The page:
the best diet for healthy skin you are what you eat

The Best Diet For Healthy Skin – You Are What You Eat

the best diet for healthy skin you are what you eatI’m sure most of us have heard the term ” You are what you eat.” this not only pertains to how you feel physically, but also how you look because our skin is a direct reflection of what we eat on a daily basis. Both internal and external factors ( such as pollution, genetics, and stress) play a role in determining how our skin looks at any given time and our diet also plays a role in skin health.

Whether you deal with acne flare-ups, deal with dryness or are lucky enough to have a refreshing glow, there are foods that can either help your complexion or hinder it. AEDIT.com did some excellent research on this topic and allowed me to share it with my readers. From healthy fats that hydrate the skin, to anti inflammatory foods to combat acne, there are certain foods that affect the look of your skin.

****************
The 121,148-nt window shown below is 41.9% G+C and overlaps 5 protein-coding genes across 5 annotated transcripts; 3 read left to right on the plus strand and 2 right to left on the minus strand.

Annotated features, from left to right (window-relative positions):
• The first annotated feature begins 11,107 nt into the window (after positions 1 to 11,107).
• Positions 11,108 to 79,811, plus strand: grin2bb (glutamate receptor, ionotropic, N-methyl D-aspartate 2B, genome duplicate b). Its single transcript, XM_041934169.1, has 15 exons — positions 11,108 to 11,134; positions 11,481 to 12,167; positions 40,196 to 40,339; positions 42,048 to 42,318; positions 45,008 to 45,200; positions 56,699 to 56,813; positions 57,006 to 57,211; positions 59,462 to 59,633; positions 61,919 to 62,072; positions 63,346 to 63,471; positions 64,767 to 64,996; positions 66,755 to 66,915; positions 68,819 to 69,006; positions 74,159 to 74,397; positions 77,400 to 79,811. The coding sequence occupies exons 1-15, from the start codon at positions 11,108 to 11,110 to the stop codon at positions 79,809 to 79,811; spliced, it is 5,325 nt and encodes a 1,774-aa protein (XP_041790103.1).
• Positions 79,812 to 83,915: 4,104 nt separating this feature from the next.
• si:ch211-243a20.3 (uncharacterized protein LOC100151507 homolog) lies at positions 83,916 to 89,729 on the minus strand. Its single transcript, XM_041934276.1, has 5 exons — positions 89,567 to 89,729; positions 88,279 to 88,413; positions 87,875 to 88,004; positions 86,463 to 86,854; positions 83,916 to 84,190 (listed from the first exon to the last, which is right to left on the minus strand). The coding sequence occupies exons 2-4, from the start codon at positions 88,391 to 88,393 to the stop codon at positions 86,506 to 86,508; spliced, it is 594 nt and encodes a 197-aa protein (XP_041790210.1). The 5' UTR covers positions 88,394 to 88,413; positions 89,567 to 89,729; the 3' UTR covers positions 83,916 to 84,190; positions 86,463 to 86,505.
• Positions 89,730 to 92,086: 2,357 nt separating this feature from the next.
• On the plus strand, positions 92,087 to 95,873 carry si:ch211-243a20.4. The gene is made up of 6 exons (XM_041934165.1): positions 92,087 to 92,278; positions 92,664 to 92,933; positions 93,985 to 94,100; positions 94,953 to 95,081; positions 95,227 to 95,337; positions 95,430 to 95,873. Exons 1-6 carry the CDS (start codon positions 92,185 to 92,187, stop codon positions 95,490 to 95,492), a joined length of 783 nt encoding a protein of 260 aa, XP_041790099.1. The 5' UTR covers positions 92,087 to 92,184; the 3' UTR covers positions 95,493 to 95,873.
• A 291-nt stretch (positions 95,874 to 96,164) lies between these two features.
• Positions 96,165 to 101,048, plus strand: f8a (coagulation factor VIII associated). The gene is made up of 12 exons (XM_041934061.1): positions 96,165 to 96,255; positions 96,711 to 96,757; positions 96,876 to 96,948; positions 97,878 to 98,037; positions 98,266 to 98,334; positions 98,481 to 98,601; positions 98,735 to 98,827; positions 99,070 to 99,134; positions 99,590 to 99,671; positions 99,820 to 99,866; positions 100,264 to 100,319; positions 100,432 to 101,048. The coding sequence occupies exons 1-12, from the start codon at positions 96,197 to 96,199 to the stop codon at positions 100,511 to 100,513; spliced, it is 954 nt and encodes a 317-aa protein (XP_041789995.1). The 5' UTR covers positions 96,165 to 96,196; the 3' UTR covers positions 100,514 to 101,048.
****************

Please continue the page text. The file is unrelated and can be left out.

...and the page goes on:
You’ve probably been told to avoid dairy if you have breakouts as well as greasy foods and refined sugar ( junk food). Loading up on foods that are good for you and drinking plenty of water can make a huge difference in your complexion. What are the best foods to eat for your skin type? AEDIT.com asked the experts.

Oily Skin

Oily skin is the result of the sebaceous glands producing too much sebum. Sebum is an oily substance secreted by the body that exists as a means to lubricate the hair and skin. “Under each of our pores is a sebaceous gland that produces sebum. This helps the skin stay healthy and hydrated,” says Sapna Palep M.D a board certified dermatologist at Spring Street Dermatology in New York City. “There are many causes of oily skin, including genetics, age, where you live, time of year, enlarged pores, using the wrong skincare products, overdoing your skincare routine, or skipping your moisturizer. Oily skin is complex with many causes. It’s also possible to have more than one cause of oily skin.”